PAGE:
With such great missions opportunities before them, Southern Baptists must be sure they are pleasing to God and usable to Him in advancing His kingdom, Southern Baptist Convention President Frank Page told trustees.
"It is incumbent on all of us to say, 'Father, I want nothing to distract from the call to win this world to You. Forgive me for those times I have allowed my own agenda to cause You to be displeased,'" Page said. "I pray God will continue to work in our hearts for a true Holy Ghost revival, in which we are willing to allow Him to do what He wishes to do."
In other business, the trustees:
-- Elected new officers: chairman, Paul Chitwood of Mount Washington, Ky.; first vice chairman, Simon Tsoi of Phoenix, Ariz.; second vice chairman, Mike Smith of Jacksonville, Texas; secretary, Debbie Brunson of Jacksonville, Fla. All were elected by acclamation and will take office after the June 10-11 Southern Baptist Convention annual meeting in Indianapolis.
-- Adopted resolutions of appreciation for Linda Lipscomb and Jim Lay, two IMB workers who died earlier this year in active service. Lipscomb, who served in Asia, died Feb. 14 of complications following a bus accident. Lay, who served in Tanzania, died Feb. 22 after a battle with brain cancer.
-- Conducted their annual memorial service for missionaries who passed away the previous year. In 2007, 33 emeritus missionaries and former stateside staff members died, representing a cumulative 992 years of service. The trustees also remembered Jan Moses, a missionary in the Philippines who died of cancer Feb. 8, 2007. Moses left five children, ages 11 to 22, and her husband, Mark, who also is battling cancer.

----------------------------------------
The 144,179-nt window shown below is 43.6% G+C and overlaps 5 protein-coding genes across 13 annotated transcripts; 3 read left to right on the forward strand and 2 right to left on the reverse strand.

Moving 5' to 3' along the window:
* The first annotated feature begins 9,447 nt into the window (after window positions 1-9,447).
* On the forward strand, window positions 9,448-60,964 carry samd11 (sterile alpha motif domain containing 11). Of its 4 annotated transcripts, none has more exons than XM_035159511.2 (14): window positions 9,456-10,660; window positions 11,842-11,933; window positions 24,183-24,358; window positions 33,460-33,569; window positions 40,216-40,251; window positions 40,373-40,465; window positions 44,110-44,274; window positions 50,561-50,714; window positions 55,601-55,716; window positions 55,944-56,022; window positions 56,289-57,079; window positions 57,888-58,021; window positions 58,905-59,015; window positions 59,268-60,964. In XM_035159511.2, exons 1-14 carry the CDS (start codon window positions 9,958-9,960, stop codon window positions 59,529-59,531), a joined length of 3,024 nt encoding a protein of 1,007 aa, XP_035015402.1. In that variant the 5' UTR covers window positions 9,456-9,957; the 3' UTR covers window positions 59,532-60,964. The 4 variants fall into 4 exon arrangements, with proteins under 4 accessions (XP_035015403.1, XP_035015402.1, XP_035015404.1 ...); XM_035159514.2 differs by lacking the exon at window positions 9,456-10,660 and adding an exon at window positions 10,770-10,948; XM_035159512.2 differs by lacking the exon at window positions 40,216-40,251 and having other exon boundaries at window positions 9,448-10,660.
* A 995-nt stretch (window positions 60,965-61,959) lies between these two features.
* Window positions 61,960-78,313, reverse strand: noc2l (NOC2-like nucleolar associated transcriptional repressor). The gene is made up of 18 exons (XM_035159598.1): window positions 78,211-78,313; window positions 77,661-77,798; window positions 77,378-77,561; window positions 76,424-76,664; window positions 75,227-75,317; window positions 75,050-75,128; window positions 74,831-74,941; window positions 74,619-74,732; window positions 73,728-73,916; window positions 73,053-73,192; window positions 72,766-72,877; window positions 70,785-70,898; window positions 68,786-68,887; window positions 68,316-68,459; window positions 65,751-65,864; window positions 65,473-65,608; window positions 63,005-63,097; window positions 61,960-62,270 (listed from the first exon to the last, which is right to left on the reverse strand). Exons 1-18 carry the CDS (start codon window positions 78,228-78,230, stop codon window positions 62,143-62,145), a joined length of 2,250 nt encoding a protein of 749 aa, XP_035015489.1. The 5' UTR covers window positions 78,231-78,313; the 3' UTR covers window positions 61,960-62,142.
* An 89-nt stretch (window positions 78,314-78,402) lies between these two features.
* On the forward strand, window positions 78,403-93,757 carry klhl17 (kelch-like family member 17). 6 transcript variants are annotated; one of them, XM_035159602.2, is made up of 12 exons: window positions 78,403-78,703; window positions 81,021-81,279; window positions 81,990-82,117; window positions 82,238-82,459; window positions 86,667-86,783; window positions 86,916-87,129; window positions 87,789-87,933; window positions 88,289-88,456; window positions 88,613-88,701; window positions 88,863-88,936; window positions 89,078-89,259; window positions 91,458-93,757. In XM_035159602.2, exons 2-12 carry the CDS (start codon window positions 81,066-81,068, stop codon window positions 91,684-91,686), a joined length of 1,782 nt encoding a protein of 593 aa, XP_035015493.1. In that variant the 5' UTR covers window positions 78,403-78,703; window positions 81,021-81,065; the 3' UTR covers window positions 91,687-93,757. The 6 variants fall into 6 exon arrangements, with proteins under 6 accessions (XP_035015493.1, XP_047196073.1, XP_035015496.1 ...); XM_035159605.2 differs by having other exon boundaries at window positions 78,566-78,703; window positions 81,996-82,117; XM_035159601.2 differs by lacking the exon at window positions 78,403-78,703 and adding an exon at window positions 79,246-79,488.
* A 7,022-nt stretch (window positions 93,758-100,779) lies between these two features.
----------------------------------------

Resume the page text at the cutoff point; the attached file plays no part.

-- Heard board treasurer David Steverson report on the effect turmoil in financial markets and a weakening dollar have had on missionary support. While missionary "field parity supplements" – which adjust missionary compensation for the varied costs of living around the world – must be changed 150 to 200 times in a typical year, more than 400 changes were made in 2007, most of them increases.
-- Reviewed a DVD created for this year's Day of Prayer and Fasting, held each year on Pentecost Sunday. This year's emphasis focuses on unreached people groups in South America's Amazon Basin.
-- Heard a report from Overseas Committee chairman Chuck McAlister that more than $2.7 million was allocated in the first quarter of 2008 for 98 human needs projects around the world.
The next trustee meeting and coinciding missionary appointment service are scheduled for June 23-25 in Richmond, Va.